Yesterday, when Virginia state Sen. Henry Marsh (D) was away from the state capitol to attend President Obama’s inauguration, Virginia Republicans rushed through a gerrymandering bill that that could potentially transform the evenly divided Virginia senate into a 27-13 Republican majority. The Virginia senate is currently split 20-20 between Democrats and Republicans, and Lt. Gov. Bill Bolling (R) indicated that he would have opposed the gerrymander if given the tiebreaking vote. Thus the bill would not have passed if Republicans had not used Sen. Marsh’s absence to push it through when a key opposing vote was absent.
This is not an isolated incident. A memo from the Republican State Leadership Committee openly bragged that U.S. House Republicans kept their majority because of gerrymandering, and, indeed, these gerrymanders were so effective that Democratic House candidates would need to win the national popular vote by more than 7 points in order to take back the chamber. Meanwhile, top Republicans are also pushing a plan to rig future presidential elections by reallocating electoral votes in blue states to the Republican candidates for president.
Nevertheless, it is not certain that the Virginia GOP’s underhanded move to gerrymander the state senate will survive contact with the courts or the Department of Justice. Although the fate of any challenge to this partisan gerrymander is uncertain, here are four ways the gerrymander could still go down:
- No Mid-Decade Gerrymanders: The Virginia Constitution provides that “[t]he General Assembly shall reapportion the Commonwealth into electoral districts in accordance with this section in the year 2011 and every ten years thereafter.” When a constitution specifically instructs a legislature to take a particular action or grants a specific power to those lawmakers, courts sometimes read it to implicitly prevent them from taking other actions. Thus, when the state constitution instructs Virginia lawmakers to redistrict every ten years, it implicitly instructs them not to engage in mid-decade gerrymanders, and the new maps are invalid. The Virginia Supreme Court has not weighed in on this question, but a Virginia trial court concluded in 2012 that one purpose of this provision in the state constitution was “to preclude ‘politically convenient redistricting whenever one political party or the other might gain the upper hand and find it attractive to redraw political boundaries to consolidate power.’”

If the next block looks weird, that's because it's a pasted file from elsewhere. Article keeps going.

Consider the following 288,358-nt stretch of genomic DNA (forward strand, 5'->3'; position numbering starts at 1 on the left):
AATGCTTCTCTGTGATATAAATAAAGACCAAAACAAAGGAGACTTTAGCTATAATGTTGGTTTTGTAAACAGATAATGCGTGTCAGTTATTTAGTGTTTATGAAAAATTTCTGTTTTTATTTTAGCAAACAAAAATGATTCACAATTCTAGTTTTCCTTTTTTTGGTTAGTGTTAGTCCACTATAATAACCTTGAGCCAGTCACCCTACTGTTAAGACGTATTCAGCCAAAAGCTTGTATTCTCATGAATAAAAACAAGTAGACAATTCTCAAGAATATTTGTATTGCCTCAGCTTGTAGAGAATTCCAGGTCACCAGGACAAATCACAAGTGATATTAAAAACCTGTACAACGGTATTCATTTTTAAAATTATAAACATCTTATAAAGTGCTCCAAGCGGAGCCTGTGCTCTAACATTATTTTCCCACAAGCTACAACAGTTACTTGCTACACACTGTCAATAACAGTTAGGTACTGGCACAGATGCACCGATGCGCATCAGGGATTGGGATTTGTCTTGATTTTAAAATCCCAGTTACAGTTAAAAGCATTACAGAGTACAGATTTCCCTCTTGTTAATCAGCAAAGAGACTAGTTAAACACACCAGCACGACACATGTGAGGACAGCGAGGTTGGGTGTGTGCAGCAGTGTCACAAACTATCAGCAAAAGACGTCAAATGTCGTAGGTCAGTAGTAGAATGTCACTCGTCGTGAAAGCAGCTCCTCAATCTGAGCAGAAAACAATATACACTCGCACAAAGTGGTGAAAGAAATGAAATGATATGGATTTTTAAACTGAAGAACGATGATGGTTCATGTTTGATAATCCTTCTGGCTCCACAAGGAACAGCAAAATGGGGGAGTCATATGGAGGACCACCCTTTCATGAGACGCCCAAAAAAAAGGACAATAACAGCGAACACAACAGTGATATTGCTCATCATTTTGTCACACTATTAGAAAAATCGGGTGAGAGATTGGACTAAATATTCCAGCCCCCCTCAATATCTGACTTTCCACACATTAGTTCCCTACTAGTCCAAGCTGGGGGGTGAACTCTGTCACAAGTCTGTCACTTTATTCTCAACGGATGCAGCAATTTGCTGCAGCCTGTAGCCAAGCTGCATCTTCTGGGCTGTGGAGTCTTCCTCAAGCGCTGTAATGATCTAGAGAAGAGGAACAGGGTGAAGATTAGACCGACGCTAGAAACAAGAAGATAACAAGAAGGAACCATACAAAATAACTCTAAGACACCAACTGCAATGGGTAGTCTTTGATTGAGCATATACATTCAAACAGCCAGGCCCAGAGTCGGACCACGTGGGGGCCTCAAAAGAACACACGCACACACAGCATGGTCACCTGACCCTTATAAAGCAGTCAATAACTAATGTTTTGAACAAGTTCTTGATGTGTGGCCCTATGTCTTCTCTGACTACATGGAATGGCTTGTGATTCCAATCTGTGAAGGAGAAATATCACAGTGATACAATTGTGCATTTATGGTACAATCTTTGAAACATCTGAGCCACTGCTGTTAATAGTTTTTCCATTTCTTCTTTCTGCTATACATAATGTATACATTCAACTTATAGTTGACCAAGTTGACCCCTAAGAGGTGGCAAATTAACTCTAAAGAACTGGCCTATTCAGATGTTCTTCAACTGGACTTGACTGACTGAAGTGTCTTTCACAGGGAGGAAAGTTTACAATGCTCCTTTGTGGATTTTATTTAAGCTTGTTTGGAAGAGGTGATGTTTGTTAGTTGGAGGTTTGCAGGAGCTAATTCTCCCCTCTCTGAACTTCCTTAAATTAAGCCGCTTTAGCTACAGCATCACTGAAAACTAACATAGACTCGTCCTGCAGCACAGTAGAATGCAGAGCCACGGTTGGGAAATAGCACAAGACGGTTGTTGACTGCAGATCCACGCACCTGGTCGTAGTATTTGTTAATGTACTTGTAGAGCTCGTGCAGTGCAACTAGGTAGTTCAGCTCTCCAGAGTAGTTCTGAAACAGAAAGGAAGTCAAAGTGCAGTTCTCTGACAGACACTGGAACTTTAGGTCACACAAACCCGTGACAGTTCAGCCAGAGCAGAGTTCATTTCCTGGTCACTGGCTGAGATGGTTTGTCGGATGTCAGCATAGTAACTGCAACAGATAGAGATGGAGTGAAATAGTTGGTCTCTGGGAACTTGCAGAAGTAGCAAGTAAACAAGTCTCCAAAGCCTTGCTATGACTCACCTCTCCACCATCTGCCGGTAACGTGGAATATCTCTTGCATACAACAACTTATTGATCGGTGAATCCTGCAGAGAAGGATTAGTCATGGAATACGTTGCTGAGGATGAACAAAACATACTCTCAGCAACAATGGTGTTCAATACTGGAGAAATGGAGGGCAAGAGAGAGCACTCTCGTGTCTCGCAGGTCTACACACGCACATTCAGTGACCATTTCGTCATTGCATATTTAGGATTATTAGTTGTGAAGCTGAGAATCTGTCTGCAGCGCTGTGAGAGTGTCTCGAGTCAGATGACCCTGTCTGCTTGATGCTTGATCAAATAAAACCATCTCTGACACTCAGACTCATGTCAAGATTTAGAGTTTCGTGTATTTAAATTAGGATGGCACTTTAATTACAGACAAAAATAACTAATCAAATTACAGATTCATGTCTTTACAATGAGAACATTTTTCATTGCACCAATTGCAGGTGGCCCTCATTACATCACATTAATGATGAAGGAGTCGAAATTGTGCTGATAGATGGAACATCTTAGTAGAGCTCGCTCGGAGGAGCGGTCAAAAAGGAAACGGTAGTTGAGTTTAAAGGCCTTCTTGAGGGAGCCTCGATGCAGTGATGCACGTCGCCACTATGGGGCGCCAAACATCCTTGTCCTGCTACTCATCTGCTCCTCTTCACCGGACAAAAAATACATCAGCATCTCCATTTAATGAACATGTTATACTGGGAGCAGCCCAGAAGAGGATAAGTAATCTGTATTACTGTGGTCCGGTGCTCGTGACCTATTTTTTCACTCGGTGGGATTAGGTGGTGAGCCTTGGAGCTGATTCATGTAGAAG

- Voting Rights Act: The Voting Rights Act not only forbids state voting laws which have a discriminatory impact on minorities, Section Five of the Act also requires new voting laws in some parts of the county to “pre-clear” those requirements with the Department of Justice or a federal court in Washington, DC before they can take effect. Much of Virginia remains subject to Section Five, so the maps could be stopped if they diminish minority voting strength in the covered areas. There’s only one problem: the conservatives on the Roberts Court are widely expected to strike down Section Five before the Court adjourns this June.
- What’s Left Of The Voting Rights Act: Even if the conservative justices strike down Section Five, Section Two of the Voting Right Act still prohibits redistricting that dilutes minority voting strength. To the extent that the new GOP maps dilute the minority vote, they could be subject to a lawsuit under Section Two. Such a lawsuit, however, would ultimately appeal to the same Republican-dominated Supreme Court that is expected to strike down Section Five.
- The U.S. Supreme Court Could Actually Do It’s Job: As a final note, the entire purpose of partisan gerrymanders is to weaken the voting power of people who hold one viewpoint (in this case, Democrats) while strengthening that of people who hold an opposing view (in this case, Republicans). This is a textbook violation of the First Amendment’s prohibition on viewpoint discrimination. Nevertheless, the Supreme Court’s conservatives have refused to even consider cases challenging partisan gerrymanders, although Justice Kennedy suggested that his opposition to gerrymandering lawsuits is not entirely absolute.